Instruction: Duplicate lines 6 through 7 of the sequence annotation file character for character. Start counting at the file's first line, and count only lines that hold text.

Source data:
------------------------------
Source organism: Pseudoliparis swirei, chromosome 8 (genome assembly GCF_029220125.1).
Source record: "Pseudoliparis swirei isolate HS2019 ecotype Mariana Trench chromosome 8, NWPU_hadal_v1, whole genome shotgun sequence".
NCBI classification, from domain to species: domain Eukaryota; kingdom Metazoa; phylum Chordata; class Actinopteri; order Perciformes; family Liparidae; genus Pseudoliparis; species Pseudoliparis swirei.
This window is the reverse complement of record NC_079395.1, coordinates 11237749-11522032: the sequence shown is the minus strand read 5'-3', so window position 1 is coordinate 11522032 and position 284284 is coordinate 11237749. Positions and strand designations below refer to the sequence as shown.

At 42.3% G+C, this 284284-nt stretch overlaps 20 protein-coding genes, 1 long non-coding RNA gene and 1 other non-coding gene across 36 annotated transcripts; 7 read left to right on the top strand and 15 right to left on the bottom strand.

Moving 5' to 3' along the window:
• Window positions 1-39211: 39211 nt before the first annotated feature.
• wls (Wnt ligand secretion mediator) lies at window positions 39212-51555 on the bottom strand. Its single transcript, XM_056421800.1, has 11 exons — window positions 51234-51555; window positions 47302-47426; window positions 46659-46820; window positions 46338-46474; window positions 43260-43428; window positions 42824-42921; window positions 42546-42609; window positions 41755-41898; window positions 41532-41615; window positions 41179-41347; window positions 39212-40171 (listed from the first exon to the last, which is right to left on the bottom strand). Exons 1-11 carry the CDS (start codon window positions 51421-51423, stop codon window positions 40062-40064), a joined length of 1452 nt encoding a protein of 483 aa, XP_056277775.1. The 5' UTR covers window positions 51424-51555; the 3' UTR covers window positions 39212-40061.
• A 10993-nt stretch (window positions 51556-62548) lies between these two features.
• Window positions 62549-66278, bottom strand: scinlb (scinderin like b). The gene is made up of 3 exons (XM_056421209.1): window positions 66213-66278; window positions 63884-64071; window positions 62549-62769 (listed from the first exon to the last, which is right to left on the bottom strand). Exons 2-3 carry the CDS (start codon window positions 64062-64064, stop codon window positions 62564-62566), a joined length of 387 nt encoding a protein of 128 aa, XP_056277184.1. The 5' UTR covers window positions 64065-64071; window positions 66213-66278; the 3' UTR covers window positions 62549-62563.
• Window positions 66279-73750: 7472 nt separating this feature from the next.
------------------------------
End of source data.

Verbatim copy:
Moving 5' to 3' along the window:
• Window positions 1-39211: 39211 nt before the first annotated feature.